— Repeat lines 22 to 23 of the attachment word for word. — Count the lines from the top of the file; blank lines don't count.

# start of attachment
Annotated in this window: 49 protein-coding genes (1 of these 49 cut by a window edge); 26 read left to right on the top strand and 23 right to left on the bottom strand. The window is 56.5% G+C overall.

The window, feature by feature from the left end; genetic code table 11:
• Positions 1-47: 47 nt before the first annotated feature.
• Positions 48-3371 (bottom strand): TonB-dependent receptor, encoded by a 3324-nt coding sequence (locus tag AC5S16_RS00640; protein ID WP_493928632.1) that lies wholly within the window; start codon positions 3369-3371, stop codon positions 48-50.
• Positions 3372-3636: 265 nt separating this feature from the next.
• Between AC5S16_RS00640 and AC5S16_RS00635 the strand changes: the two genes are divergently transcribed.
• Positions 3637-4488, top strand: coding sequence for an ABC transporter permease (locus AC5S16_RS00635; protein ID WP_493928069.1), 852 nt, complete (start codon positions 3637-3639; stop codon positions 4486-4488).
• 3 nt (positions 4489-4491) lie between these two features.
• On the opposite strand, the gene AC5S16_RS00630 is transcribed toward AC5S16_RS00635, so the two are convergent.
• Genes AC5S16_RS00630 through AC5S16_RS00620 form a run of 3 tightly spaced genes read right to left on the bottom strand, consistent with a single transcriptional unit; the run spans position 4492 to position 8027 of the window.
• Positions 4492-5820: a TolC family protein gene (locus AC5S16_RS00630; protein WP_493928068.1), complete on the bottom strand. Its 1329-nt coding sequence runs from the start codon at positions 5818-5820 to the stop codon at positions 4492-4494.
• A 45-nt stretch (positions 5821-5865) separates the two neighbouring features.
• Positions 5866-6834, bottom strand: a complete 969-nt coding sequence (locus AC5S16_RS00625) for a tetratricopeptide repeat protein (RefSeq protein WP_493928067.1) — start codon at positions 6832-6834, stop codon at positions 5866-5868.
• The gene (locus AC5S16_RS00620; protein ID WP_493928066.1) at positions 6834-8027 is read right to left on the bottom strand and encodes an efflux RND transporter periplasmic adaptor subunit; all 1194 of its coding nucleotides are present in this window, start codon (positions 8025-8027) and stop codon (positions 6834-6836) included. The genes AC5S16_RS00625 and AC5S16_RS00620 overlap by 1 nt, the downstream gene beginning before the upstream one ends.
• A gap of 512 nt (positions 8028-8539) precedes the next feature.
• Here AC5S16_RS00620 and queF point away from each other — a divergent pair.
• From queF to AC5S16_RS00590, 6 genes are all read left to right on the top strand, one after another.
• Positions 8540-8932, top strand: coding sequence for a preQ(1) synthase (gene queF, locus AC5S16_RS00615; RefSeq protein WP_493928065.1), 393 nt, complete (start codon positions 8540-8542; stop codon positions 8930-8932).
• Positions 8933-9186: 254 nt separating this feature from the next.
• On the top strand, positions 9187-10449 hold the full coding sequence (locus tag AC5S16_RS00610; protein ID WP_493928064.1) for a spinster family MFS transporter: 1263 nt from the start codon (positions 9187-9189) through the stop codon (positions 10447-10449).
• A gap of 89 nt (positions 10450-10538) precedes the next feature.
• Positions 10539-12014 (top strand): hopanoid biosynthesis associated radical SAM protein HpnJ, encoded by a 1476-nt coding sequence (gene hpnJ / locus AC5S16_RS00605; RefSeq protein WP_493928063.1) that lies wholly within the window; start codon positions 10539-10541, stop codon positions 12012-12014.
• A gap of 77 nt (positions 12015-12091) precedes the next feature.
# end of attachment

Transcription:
• Positions 10539-12014 (top strand): hopanoid biosynthesis associated radical SAM protein HpnJ, encoded by a 1476-nt coding sequence (gene hpnJ / locus AC5S16_RS00605; RefSeq protein WP_493928063.1) that lies wholly within the window; start codon positions 10539-10541, stop codon positions 12012-12014.
• A gap of 77 nt (positions 12015-12091) precedes the next feature.